Alarms have different sensors that need to be placed in the undergarments. These sensors need to come in direct contact with the urine as soon as wetting occurs. There are many different ways to position these sensors. Listed below are some of the various methods for positioning sensors:
- Snaps to underwear – the manufacturer recommends wearing two pairs of underwear to avoid direct contact between the skin and the snap and sensor. The underwear needs to be thin for the snaps to work, and sensors cannot be snapped to diapers or pull-ups.
- Clips to underwear – this type of device can pinch, and its contact point is small and must be positioned carefully. The clip is somewhat cumbersome, bulky, and difficult to use with pull-ups and diapers, especially when connected to a wire.
- Sewn patch to the underwear – this device requires sewing either the sensor or a Velcro patch in the undergarment. Unless several sensors are purchased, a limited number of undergarments can be used. This sensor will stay in place and can be positioned exactly where you want.
- Strips or pads that are placed in the underwear – these devices can be used with any type of undergarment including disposable underwear, or pull-ups. Unless there is a pouch in the undergarment, the pad can slip out and not be in direct contact with the urine. These sensors are usually durable, but the strips or pads can be uncomfortable when placed between the legs.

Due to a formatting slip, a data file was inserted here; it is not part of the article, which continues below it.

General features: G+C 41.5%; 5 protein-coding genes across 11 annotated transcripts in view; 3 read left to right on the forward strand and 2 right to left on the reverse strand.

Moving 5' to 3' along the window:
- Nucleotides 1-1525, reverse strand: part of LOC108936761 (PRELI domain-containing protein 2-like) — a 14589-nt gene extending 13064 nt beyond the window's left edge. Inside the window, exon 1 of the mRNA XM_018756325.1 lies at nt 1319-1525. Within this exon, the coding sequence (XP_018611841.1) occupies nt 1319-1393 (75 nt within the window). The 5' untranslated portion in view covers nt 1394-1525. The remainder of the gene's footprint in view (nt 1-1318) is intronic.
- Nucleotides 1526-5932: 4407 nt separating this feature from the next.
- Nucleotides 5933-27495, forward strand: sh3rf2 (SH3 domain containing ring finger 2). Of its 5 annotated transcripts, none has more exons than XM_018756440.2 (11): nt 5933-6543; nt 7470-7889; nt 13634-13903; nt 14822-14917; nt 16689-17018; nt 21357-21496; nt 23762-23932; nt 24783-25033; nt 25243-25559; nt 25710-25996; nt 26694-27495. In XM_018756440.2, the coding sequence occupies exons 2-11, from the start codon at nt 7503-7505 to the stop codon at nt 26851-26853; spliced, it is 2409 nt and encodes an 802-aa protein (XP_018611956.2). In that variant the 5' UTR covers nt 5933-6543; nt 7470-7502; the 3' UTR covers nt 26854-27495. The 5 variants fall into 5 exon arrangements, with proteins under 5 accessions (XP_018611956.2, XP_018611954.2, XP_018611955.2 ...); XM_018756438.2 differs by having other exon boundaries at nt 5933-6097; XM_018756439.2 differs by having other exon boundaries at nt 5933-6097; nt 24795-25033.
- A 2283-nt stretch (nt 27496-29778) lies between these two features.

- Wrapping sensors in toilet paper or placing in a feminine pad – if the sensor is wireless then it can be wrapped in toilet paper or placed in a small cut feminine pad and positioned in the underwear. This will avoid sensor movement and soften the feel. The wet toilet tissue or feminine pads are also easily discarded.
- Pad and alarm system – these devices require the child to sleep on the pad that contains the large urine sensor. Careful positioning of the pad is required to get the best contact. The child can move the pad either intentionally or by accidental movement during sleep. Securing the pad is sometimes needed to avoid this problem. This can be done with safety pins or careful positioning. The pads are usually very durable. Wearing two pairs of underwear-is a great trick to position sensors and soften the feel of the sensors.
Dr. Smith is board certified and he has authored or co-authored many articles, papers, chapters, and books in Urology and Pediatric Urology. His research has been presented throughout the world. Dr. Smith’s dedication to helping children with urologic problems inspired him to establish PottyMD.